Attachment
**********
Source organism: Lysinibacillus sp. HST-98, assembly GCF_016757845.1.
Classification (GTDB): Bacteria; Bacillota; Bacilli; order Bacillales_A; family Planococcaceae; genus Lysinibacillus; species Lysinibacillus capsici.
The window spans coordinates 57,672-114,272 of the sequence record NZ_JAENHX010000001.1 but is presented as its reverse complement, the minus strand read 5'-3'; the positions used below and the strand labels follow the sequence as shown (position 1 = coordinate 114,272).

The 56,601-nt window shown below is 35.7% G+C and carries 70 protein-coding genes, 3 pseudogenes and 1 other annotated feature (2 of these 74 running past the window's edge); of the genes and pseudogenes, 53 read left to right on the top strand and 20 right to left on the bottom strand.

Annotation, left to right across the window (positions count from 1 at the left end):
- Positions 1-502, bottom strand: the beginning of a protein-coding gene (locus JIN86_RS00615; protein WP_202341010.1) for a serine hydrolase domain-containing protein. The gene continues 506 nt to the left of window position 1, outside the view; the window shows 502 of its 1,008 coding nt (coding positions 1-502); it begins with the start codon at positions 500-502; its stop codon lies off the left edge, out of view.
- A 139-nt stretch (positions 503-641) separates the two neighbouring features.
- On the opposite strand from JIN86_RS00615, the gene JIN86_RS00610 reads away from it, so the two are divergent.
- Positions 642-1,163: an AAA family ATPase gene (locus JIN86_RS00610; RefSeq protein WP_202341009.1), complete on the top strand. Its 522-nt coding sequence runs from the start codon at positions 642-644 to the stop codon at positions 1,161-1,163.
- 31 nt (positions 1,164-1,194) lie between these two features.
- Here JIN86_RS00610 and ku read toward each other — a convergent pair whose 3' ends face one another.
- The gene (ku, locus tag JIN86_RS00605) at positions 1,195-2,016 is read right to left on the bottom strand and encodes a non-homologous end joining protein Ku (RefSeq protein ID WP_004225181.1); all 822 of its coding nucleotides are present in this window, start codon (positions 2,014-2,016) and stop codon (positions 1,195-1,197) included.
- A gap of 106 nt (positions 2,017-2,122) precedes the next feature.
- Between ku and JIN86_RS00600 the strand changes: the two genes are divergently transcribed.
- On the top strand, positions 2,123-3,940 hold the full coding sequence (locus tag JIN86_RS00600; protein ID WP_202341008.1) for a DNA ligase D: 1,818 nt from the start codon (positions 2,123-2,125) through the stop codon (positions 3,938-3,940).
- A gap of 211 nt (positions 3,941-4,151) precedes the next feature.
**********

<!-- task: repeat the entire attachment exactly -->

Source organism: Lysinibacillus sp. HST-98, assembly GCF_016757845.1.
Classification (GTDB): Bacteria; Bacillota; Bacilli; order Bacillales_A; family Planococcaceae; genus Lysinibacillus; species Lysinibacillus capsici.
The window spans coordinates 57,672-114,272 of the sequence record NZ_JAENHX010000001.1 but is presented as its reverse complement, the minus strand read 5'-3'; the positions used below and the strand labels follow the sequence as shown (position 1 = coordinate 114,272).

The 56,601-nt window shown below is 35.7% G+C and carries 70 protein-coding genes, 3 pseudogenes and 1 other annotated feature (2 of these 74 running past the window's edge); of the genes and pseudogenes, 53 read left to right on the top strand and 20 right to left on the bottom strand.

Annotation, left to right across the window (positions count from 1 at the left end):
- Positions 1-502, bottom strand: the beginning of a protein-coding gene (locus JIN86_RS00615; protein WP_202341010.1) for a serine hydrolase domain-containing protein. The gene continues 506 nt to the left of window position 1, outside the view; the window shows 502 of its 1,008 coding nt (coding positions 1-502); it begins with the start codon at positions 500-502; its stop codon lies off the left edge, out of view.
- A 139-nt stretch (positions 503-641) separates the two neighbouring features.
- On the opposite strand from JIN86_RS00615, the gene JIN86_RS00610 reads away from it, so the two are divergent.
- Positions 642-1,163: an AAA family ATPase gene (locus JIN86_RS00610; RefSeq protein WP_202341009.1), complete on the top strand. Its 522-nt coding sequence runs from the start codon at positions 642-644 to the stop codon at positions 1,161-1,163.
- 31 nt (positions 1,164-1,194) lie between these two features.
- Here JIN86_RS00610 and ku read toward each other — a convergent pair whose 3' ends face one another.
- The gene (ku, locus tag JIN86_RS00605) at positions 1,195-2,016 is read right to left on the bottom strand and encodes a non-homologous end joining protein Ku (RefSeq protein ID WP_004225181.1); all 822 of its coding nucleotides are present in this window, start codon (positions 2,014-2,016) and stop codon (positions 1,195-1,197) included.
- A gap of 106 nt (positions 2,017-2,122) precedes the next feature.
- Between ku and JIN86_RS00600 the strand changes: the two genes are divergently transcribed.
- On the top strand, positions 2,123-3,940 hold the full coding sequence (locus tag JIN86_RS00600; protein ID WP_202341008.1) for a DNA ligase D: 1,818 nt from the start codon (positions 2,123-2,125) through the stop codon (positions 3,938-3,940).
- A gap of 211 nt (positions 3,941-4,151) precedes the next feature.